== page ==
Tenfold Increase in ‘Adult Weed’ Fuels Marijuana Industry Boom by 2020
Although it remains prohibited at the federal level, 23 states have in recent years approved the use of marijuana for medical purposes, while 4 states (Washington, Oregon, Colorado and Alaska, plus DC) also allow recreational use by adults.
This year is a tipping point: a further 7 states are voting on adult use and another 4 on medical use in 2016. Adult use may well become legal in crucial states such as California, Nevada and Massachusetts. By the end of 2016, it’s likely that a clear majority of states will have moved from prohibition to legalization of some sort – all in less than half a decade.
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As this GIF shows, wider and broader legalization will have a huge impact on the official marijuana market. Between now and 2020, sales are set to triple, from an estimated $7.1 billion to a projected $22.8 billion. While medical use is predicted to double, the real engine of growth will continue to be adult, recreational use. Legal cannabis sales grew from $4.6 billion in 2014 to $5.7 billion a year later. Most of that increase was in adult use, which more than tripled, from $374 million to $1.2 billion in 2015.
Medical marijuana’s relatively sluggish growth is evidenced by the prediction that the California market will shrink slightly, from $2.7 billion in 2015 to $2.6 billion in 2020, at which time the total medical marijuana market is projected to generate $10.7 billion. As legalized adult recreational use gets more widespread, many medical users are expected to make the switch to that retail channel – furthering its predicted explosive growth. By 2020, the total adult marijuana market is expected to be worth $12 billion – more than the medical marijuana market, and an incredible tenfold increase in just 5 years. Washington state’s adult marijuana market is predicted to be the nation’s biggest, at $2.6 billion, followed by Colorado’s, at $2 billion.
Several factors contribute to the rapid rise of the marijuana industry. Legalization has had largely beneficial effects on crime levels, has put a dent in the illicit pot trade and has generated tax windfalls for state governments. In 2015, Colorado expected an intake of $135 million in marijuana-related fees and taxes, up 77% from the previous year.
A recent report on The State of Legal Marijuana Markets by New Frontier, a DC-based cannabis industry analyst, and ArcView, a group connecting investors to cannabis companies, predicts a compound annual growth rate for marijuana sales between 2014 and 2020 of 30% – making it one of America’s fastest-growing industries.
Normally, forecasts like that would have investors falling over each other to get in on the act; but the sector is also plagued by immaturity and poor performance, caused in large part by the wide discrepancies between state systems – only 20% of Colorado’s regulations is applicable in another state, for example – and the legal and fiscal uncertainties and inconsistencies resulting from the continuing prohibition of marijuana at the federal level.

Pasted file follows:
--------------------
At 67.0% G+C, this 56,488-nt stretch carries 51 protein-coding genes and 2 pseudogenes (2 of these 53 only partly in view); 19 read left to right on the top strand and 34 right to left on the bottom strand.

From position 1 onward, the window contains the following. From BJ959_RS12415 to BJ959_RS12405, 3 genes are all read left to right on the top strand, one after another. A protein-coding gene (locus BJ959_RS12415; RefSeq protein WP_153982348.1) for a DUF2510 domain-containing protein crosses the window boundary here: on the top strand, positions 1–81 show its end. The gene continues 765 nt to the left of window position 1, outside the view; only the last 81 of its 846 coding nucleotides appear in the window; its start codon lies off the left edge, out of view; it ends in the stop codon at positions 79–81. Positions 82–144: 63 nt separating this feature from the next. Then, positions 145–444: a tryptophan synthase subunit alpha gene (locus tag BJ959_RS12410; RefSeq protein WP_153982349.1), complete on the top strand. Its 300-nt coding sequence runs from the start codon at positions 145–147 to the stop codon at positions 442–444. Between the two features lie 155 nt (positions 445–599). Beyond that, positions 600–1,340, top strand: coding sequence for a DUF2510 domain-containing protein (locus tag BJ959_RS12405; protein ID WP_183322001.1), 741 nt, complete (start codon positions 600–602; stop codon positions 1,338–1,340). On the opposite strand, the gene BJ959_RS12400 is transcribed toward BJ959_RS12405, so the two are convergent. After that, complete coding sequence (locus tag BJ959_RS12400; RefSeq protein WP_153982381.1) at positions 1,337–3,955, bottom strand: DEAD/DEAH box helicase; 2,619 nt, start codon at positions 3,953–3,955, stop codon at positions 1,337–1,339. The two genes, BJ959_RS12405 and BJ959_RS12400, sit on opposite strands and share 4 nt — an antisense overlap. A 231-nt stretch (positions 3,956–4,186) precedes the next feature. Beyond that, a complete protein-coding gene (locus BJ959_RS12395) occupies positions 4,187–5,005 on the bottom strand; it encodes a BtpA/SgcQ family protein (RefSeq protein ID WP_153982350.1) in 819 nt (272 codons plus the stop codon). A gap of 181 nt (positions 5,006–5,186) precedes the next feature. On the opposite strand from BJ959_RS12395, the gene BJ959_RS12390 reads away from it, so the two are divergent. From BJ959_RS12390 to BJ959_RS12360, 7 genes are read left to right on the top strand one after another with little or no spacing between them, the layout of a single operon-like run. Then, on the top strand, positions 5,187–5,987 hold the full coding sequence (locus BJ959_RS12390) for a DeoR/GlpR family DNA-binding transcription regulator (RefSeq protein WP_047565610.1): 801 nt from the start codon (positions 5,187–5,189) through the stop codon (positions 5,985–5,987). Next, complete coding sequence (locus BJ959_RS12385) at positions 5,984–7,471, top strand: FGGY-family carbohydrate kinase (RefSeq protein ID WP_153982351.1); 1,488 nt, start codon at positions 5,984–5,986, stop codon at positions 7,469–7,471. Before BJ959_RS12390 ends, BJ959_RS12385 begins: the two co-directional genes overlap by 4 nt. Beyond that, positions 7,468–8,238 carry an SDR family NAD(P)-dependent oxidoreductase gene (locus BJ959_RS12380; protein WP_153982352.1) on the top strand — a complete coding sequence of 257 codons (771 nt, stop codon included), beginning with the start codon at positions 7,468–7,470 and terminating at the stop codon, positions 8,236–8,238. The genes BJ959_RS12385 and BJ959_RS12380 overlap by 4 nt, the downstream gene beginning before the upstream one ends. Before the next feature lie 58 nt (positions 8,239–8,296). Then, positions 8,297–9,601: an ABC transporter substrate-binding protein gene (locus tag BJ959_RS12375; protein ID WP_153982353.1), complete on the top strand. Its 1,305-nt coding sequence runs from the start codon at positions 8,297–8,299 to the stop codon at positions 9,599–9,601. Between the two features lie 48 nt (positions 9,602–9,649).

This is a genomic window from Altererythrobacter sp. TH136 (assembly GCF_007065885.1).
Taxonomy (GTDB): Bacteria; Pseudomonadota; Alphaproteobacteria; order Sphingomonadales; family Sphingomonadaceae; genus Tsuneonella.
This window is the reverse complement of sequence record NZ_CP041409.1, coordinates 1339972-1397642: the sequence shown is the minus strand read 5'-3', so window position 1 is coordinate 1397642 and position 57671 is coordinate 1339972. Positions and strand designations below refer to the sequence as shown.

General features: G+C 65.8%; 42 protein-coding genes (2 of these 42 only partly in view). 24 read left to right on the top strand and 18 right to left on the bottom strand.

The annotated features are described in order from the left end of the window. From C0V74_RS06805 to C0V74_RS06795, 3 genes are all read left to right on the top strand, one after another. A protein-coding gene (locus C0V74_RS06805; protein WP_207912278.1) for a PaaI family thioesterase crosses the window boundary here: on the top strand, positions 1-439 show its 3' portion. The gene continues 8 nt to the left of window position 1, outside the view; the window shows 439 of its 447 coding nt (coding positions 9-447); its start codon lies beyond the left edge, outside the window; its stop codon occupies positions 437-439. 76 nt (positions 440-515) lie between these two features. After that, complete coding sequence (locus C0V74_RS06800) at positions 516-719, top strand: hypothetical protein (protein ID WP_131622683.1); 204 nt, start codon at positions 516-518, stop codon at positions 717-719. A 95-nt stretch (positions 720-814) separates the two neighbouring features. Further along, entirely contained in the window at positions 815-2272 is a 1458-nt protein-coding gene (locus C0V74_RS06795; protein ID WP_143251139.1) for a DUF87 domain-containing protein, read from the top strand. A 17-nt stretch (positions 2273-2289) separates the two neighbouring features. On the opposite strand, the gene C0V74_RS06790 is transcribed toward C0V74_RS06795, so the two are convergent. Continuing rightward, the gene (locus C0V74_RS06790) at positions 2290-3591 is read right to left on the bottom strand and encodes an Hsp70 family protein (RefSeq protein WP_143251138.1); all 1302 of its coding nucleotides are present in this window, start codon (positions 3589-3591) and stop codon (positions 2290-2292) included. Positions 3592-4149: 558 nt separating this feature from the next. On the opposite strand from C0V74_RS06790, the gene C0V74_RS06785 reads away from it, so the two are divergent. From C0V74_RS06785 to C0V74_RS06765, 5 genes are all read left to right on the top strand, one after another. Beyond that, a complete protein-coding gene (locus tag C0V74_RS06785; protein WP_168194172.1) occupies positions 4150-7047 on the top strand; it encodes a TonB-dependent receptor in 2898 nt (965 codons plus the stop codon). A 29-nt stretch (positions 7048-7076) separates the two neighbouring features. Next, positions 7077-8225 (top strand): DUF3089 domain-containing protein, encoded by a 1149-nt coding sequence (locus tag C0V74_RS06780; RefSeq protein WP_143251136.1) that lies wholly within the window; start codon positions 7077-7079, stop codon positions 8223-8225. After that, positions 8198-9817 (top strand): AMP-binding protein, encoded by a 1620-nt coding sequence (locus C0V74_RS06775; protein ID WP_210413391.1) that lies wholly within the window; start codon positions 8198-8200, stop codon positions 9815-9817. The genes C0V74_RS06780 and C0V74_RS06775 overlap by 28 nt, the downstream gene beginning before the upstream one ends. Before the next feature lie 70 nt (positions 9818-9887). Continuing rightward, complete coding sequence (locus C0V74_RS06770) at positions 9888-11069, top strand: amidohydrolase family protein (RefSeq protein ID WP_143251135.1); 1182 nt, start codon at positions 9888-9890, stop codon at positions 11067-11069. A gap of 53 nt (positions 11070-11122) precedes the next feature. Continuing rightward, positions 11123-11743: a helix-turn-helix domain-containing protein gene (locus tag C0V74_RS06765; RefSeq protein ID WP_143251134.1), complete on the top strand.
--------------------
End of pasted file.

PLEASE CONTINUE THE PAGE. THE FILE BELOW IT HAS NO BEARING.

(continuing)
But there are signs that things are moving on the federal level as well. In 2014, the Drug Enforcement Agency (DEA) spent $1 million on eradicating just 16,000 marijuana plants in Oregon – at a cost of around $60 per plant, in a state where cannabis was already legal at the time. The futility of that operation led Congress in 2015 to cut the DEA budget by $23 million. Proposals have been put forward to strip the DEA of funding aimed specifically at cannabis eradication altogether. And momentum is building to end federal cannabis prohibition itself, as it is increasingly at odds with the reality at state level.
That would certainly reflect the remarkable change in the public opinion on legalization: in 2005, no more than 36% of Americans were in favor; ten years later, that percentage has shot up to 58% – a clear majority, and on the question of legalizing medical marijuana, an overwhelming one, at 81%.
However, focusing solely on the economic windfalls of the booming marijuana industry comes at the risk of ignoring the drug’s negative aspects. And indeed, the number of young people who perceive cannabis use as risky is decreasing, probably due to the rising tide of legalization.
Yet marijuana has intrinsically harmful qualities; the psychotropic element of the drug, delta-9-THC, has both short-term and long-term negative effects. The short-term high causes altered sense perception, mood changes, and impairs both body coordination and memory function. Physical effects may include breathing problems and increased heart rate. In the long term, memory, learning and other brain functions may be damaged. The hallucinatory and paranoia-inducing effects of marijuana can worsen pre-existing conditions such as schizophrenia, depression and anxiety. Contrary to popular belief, there is evidence that marijuana can lead to addiction in up to 30% of users.
Furthermore, there is specific evidence that the recent relaxation of cannabis prohibition, however beneficial to other crime and health statistics, also increases certain types of harmful behavior. In 2013, stoned drivers were involved in 8% of fatal accidents in Washington state. When the state legalized adult use of marijuana the next year, that figure more than doubled, to 17%.
An underreported consequence of the marijuana boom is its impact on the U.S. energy sector. By some estimates, cannabis production (legal and illicit) consumes fully 1% of the U.S.’s electrical output, the equivalent of 1.7 million homes, or $6 billion annually. As increased competition pushes down prices, high energy cost will become a choke point for many traders. Unless – and this is another opportunity for investors – methods are developed to grow the crop in a more sustainable way, using renewable energy sources.
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